New post on Lacey Township Police Department
Be Aware of COVID-19 Scams- March 22, 2020
by Lacey Police
 

As we all do our best to protect ourselves and our families during this tough time, there are others who are going to take advantage.  There have been reports of several scams that are directly connected to the COVID-19 outbreak and we are urging our residents to be mindful of suspicious people, emails, and phone calls.

The Centers for Disease Control and Prevention (CDC), along with other health organizations, are not completing surveys or asking for donations due to the pandemic.  Although not in our community, reports have suggested that suspects portraying members of the CDC or Red Cross have been going door to door with a fraudulent survey in an attempt to enter your home.  Should anyone posing as such come to your residence, do not answer and contact your local police department. Call 911 in an emergency.  There have been other reports of phone calls and emails offering COVID-19 test kits, medical supplies, and offers to other free services that are all fictitious.

As we progress through this pandemic, we expect that fraudulent activity and scams will flourish.  Please be vigilant against supplying personal information, bank account information, and credit cards to anyone that you have not contacted directly.  Additionally, any request for payments through a gift card are fraudulent and must not be entertained.  Please report any such activity to our agency and family members in an attempt to discourage these acts in our community.

As always, our officers continue to be committed to our township and are working long hours to protect our residents.  Although all of your concerns continue to be a priority, please be reminded that minor calls for service can be reported over the phone or through the Internet at Lacey Township Police Blotter.  This limited contact between our officers and the residents will benefit us all.

Thank you.

-Chief Michael C. DiBella

CORONAVIRUS (COVID-19

Know How it Spreads






There is currently no vaccine to prevent Coronavirus Disease  (COVID-19).
The best way to prevent illness is to avoid being exposed to this virus.  The virus is thought to spread mainly from person-to-person.
Between people who are in close contact with one another (within about 6 feet).
Through respiratory droplets produced when an infected person coughs or sneezes.
These droplets can land in the mouths or noses of people who are nearby or possibly be inhaled into the lungs.

Take steps to protect yourself

 


Clean your hands often
Wash your hands often with soap and water for at least 20 seconds especially after you have been in a public place, or after blowing your nose, coughing, or sneezing.  If soap and water are not readily available, use a hand sanitizer that contains at least 60% alcohol. Cover all surfaces of your hands and rub them together until they feel dry.  Avoid touching your eyes, nose, and mouth with unwashed hands.

 



Avoid close contact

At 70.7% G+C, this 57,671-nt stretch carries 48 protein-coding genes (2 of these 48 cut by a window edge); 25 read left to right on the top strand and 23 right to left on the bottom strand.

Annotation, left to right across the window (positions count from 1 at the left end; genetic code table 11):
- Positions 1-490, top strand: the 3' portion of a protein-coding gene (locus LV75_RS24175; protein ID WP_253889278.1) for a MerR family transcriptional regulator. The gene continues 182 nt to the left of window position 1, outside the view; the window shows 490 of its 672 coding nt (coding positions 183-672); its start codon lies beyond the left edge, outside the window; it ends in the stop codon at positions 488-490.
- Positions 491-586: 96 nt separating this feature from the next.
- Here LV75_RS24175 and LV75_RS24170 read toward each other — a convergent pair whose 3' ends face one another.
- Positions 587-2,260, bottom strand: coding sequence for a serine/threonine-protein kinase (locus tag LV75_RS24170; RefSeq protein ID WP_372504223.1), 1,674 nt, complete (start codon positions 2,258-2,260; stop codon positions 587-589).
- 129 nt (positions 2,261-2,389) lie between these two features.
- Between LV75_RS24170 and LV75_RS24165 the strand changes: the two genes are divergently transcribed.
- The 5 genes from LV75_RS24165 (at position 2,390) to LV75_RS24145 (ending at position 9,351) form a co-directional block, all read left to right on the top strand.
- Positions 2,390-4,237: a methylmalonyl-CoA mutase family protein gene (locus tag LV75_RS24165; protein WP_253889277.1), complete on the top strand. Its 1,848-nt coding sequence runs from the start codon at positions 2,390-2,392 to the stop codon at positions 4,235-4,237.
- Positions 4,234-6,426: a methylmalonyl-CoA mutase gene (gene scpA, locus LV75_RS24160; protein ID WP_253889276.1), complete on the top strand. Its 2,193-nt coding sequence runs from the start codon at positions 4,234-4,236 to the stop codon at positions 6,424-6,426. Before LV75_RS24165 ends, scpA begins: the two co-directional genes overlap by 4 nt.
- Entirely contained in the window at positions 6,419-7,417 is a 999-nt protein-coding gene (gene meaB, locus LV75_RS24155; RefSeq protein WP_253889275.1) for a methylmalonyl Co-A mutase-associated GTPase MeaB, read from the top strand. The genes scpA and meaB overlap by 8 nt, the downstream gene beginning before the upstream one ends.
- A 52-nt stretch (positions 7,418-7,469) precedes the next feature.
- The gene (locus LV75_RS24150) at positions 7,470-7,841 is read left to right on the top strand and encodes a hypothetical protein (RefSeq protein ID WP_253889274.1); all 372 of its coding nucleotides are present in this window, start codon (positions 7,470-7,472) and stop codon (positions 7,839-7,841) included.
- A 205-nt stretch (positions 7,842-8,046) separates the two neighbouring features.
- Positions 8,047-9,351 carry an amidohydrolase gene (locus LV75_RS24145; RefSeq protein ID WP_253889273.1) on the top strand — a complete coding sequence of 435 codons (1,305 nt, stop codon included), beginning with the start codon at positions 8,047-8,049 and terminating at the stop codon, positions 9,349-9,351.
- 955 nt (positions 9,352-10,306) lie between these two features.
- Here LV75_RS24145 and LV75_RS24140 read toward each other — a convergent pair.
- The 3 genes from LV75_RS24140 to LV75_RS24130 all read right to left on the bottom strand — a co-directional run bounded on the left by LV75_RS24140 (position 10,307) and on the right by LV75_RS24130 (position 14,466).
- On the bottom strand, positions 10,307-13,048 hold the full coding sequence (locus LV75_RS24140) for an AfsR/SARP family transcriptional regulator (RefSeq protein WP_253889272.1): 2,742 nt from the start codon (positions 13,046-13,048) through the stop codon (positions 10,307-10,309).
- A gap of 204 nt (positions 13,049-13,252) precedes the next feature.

Avoid close contact with people who are sick.  Put distance between yourself and other people if COVID-19 is spreading in your community. This is especially important for people who are at higher risk of getting very sick.

Take steps to protect others

 



Stay home if you’re sick
Stay home if you are sick, except to get medical care. Learn what to do if you are sick.

 




Cover coughs and sneezes
Cover your mouth and nose with a tissue when you cough or sneeze or use the inside of your elbow.
Throw used tissues in the trash.  Immediately wash your hands with soap and water for at least 20 seconds. If soap and water are not readily available, clean your hands with a hand sanitizer that contains at least 60% alcohol.

 



Wear a facemask if you are sick
If you are sick: You should wear a facemask when you are around other people (e.g., sharing a room or vehicle) and before you enter a healthcare provider’s office. If you are not able to wear a facemask (for example, because it causes trouble breathing), then you should do your best to cover your coughs and sneezes, and people who are caring for you should wear a facemask if they enter your room. Learn what to do if you are sick.

If you are NOT sick: You do not need to wear a facemask unless you are caring for someone who is sick (and they are not able to wear a facemask). Facemasks may be in short supply and they should be saved for caregivers.

 



Clean and disinfect
Clean AND disinfect frequently touched surfaces daily. This includes tables, doorknobs, light switches, countertops, handles, desks, phones, keyboards, toilets, faucets, and sinks.
If surfaces are dirty, clean them: Use detergent or soap and water prior to disinfection.

To disinfect:
Most common EPA-registered household disinfectants will work. Use disinfectants appropriate for the surface.
Options include:
Diluting your household bleach.
To make a bleach solution, mix:
5 tablespoons (1/3rd cup) bleach per gallon of water
OR
4 teaspoons bleach per quart of water

Follow manufacturer’s instructions for application and proper ventilation. Check to ensure the product is not past its expiration date. Never mix household bleach with ammonia or any other cleanser. Unexpired household bleach will be effective against coronaviruses when properly diluted.

Alcohol solutions.
Ensure solution has at least 70% alcohol.
Other common EPA-registered household disinfectants.
Products with EPA-approved emerging viral pathogens pdf icon[7 pages]external icon claims are expected to be effective against COVID-19 based on data for harder to kill viruses. Follow the manufacturer’s instructions for all cleaning and disinfection products (e.g., concentration, application method and contact time, etc.).  For additional information www.cdc.gov/coronavirus